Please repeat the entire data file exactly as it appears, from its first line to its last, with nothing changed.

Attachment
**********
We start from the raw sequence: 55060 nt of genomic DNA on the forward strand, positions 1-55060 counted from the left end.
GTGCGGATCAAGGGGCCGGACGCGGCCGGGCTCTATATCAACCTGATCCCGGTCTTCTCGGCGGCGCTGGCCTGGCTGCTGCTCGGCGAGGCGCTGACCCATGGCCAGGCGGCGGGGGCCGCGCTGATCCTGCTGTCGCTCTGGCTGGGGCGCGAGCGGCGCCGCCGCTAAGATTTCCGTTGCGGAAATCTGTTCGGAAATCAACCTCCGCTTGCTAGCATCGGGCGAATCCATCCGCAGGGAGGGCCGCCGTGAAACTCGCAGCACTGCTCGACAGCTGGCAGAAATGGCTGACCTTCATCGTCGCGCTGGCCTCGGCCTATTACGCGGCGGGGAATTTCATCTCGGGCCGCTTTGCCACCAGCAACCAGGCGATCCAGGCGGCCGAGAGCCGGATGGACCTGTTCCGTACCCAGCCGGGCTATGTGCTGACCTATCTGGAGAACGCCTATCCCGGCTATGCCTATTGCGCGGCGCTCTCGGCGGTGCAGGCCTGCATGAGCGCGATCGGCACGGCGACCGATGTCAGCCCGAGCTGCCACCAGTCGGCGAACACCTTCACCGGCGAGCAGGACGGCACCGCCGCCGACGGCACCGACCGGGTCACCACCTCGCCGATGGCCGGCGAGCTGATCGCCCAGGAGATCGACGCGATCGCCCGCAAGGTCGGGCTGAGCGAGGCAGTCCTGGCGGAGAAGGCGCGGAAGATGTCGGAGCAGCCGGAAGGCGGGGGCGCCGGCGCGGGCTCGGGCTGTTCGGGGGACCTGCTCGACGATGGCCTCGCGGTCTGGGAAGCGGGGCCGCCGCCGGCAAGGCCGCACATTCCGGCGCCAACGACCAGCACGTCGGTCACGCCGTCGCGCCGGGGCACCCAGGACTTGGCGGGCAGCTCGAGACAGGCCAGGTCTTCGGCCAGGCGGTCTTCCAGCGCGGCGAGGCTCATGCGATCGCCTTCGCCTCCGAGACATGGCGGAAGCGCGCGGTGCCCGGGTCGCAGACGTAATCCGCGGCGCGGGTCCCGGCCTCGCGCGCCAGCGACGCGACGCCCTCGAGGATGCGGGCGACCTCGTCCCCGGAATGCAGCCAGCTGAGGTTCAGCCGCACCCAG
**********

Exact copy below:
We start from the raw sequence: 55060 nt of genomic DNA on the forward strand, positions 1-55060 counted from the left end.
GTGCGGATCAAGGGGCCGGACGCGGCCGGGCTCTATATCAACCTGATCCCGGTCTTCTCGGCGGCGCTGGCCTGGCTGCTGCTCGGCGAGGCGCTGACCCATGGCCAGGCGGCGGGGGCCGCGCTGATCCTGCTGTCGCTCTGGCTGGGGCGCGAGCGGCGCCGCCGCTAAGATTTCCGTTGCGGAAATCTGTTCGGAAATCAACCTCCGCTTGCTAGCATCGGGCGAATCCATCCGCAGGGAGGGCCGCCGTGAAACTCGCAGCACTGCTCGACAGCTGGCAGAAATGGCTGACCTTCATCGTCGCGCTGGCCTCGGCCTATTACGCGGCGGGGAATTTCATCTCGGGCCGCTTTGCCACCAGCAACCAGGCGATCCAGGCGGCCGAGAGCCGGATGGACCTGTTCCGTACCCAGCCGGGCTATGTGCTGACCTATCTGGAGAACGCCTATCCCGGCTATGCCTATTGCGCGGCGCTCTCGGCGGTGCAGGCCTGCATGAGCGCGATCGGCACGGCGACCGATGTCAGCCCGAGCTGCCACCAGTCGGCGAACACCTTCACCGGCGAGCAGGACGGCACCGCCGCCGACGGCACCGACCGGGTCACCACCTCGCCGATGGCCGGCGAGCTGATCGCCCAGGAGATCGACGCGATCGCCCGCAAGGTCGGGCTGAGCGAGGCAGTCCTGGCGGAGAAGGCGCGGAAGATGTCGGAGCAGCCGGAAGGCGGGGGCGCCGGCGCGGGCTCGGGCTGTTCGGGGGACCTGCTCGACGATGGCCTCGCGGTCTGGGAAGCGGGGCCGCCGCCGGCAAGGCCGCACATTCCGGCGCCAACGACCAGCACGTCGGTCACGCCGTCGCGCCGGGGCACCCAGGACTTGGCGGGCAGCTCGAGACAGGCCAGGTCTTCGGCCAGGCGGTCTTCCAGCGCGGCGAGGCTCATGCGATCGCCTTCGCCTCCGAGACATGGCGGAAGCGCGCGGTGCCCGGGTCGCAGACGTAATCCGCGGCGCGGGTCCCGGCCTCGCGCGCCAGCGACGCGACGCCCTCGAGGATGCGGGCGACCTCGTCCCCGGAATGCAGCCAGCTGAGGTTCAGCCGCACCCAG